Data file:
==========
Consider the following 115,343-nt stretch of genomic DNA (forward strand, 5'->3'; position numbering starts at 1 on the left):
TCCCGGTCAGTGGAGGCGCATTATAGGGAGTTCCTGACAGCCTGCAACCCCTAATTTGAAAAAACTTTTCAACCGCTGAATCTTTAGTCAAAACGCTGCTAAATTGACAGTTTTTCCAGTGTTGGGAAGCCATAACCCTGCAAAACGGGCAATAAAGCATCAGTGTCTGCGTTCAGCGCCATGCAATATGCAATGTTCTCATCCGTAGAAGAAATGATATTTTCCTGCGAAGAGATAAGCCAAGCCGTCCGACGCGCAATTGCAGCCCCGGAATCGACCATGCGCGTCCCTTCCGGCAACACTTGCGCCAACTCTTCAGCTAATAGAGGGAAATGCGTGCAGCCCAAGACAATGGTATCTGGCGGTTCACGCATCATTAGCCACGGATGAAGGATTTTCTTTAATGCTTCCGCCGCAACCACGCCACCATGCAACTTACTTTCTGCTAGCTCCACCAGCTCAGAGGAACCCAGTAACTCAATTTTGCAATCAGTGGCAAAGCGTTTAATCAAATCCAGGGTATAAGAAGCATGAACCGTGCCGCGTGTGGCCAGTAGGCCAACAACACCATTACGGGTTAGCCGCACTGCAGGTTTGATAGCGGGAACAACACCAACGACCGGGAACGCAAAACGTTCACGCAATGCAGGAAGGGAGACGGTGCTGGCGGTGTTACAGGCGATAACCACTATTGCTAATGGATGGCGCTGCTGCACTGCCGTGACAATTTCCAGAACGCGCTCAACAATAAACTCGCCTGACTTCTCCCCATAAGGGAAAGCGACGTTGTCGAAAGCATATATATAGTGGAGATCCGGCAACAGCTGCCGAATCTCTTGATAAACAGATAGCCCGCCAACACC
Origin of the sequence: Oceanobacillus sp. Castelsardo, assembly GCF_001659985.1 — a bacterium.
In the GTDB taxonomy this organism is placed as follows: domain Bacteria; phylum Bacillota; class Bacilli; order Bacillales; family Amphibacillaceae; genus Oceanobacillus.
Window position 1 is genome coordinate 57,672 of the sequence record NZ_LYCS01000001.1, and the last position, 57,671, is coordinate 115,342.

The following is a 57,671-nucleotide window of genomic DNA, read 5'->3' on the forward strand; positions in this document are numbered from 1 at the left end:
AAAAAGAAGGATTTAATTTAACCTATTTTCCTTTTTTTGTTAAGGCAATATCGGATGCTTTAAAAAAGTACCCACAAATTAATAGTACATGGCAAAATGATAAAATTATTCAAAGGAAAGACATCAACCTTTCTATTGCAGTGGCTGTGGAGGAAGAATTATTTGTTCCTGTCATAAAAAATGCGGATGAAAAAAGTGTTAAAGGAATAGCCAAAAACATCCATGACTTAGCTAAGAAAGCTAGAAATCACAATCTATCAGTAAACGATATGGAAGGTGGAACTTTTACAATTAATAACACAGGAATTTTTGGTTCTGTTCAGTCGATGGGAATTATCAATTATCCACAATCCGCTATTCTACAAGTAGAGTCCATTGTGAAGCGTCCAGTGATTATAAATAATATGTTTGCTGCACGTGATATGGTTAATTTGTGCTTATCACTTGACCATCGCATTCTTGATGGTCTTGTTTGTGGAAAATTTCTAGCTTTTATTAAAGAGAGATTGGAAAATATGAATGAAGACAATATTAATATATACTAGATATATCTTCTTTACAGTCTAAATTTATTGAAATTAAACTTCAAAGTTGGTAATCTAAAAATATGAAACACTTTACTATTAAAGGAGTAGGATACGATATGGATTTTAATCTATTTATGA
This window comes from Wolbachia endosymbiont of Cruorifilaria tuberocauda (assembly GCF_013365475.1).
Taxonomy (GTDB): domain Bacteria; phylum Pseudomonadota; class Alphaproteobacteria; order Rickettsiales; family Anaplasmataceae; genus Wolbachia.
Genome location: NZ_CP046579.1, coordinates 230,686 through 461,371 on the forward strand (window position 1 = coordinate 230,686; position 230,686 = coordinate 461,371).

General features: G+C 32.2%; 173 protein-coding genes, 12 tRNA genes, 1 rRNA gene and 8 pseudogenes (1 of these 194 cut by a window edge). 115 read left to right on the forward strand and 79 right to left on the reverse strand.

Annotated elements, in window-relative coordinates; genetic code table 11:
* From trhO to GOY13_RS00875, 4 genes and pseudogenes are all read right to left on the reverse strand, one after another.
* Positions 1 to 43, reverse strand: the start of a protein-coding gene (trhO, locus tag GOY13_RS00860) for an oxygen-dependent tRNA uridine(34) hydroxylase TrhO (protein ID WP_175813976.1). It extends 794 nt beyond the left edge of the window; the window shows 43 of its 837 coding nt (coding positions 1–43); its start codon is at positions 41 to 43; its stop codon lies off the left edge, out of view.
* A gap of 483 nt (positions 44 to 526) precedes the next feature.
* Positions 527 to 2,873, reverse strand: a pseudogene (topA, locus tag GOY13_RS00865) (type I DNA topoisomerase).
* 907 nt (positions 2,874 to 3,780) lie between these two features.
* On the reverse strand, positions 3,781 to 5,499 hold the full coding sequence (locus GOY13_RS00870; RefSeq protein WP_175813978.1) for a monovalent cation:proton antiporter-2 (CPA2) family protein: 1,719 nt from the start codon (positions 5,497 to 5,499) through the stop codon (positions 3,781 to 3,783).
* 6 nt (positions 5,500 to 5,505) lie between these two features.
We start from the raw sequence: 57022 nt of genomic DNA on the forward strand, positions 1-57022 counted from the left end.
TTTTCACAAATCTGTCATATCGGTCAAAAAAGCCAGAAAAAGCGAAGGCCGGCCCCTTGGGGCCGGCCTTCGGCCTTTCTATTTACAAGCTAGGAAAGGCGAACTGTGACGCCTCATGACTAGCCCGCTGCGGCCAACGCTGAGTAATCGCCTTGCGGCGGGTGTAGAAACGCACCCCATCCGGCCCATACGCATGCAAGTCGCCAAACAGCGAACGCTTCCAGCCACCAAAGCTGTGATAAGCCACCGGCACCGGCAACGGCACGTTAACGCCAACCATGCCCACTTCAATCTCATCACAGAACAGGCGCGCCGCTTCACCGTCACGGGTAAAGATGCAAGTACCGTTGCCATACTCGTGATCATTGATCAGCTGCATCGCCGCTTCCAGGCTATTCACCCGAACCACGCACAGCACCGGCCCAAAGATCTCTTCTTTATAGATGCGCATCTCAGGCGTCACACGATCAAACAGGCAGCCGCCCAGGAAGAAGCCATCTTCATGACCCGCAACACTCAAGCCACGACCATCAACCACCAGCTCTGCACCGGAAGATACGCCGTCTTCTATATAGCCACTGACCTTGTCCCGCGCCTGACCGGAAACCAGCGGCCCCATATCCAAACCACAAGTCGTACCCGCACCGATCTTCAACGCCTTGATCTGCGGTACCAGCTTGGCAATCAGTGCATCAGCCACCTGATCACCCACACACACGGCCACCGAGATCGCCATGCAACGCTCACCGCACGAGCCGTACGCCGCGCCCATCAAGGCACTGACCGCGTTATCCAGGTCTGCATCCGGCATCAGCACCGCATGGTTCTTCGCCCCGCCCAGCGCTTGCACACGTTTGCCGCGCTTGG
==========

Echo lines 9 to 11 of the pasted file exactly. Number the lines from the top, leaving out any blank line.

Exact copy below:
Taxonomy (GTDB): domain Bacteria; phylum Pseudomonadota; class Alphaproteobacteria; order Rickettsiales; family Anaplasmataceae; genus Wolbachia.
Genome location: NZ_CP046579.1, coordinates 230,686 through 461,371 on the forward strand (window position 1 = coordinate 230,686; position 230,686 = coordinate 461,371).

General features: G+C 32.2%; 173 protein-coding genes, 12 tRNA genes, 1 rRNA gene and 8 pseudogenes (1 of these 194 cut by a window edge). 115 read left to right on the forward strand and 79 right to left on the reverse strand.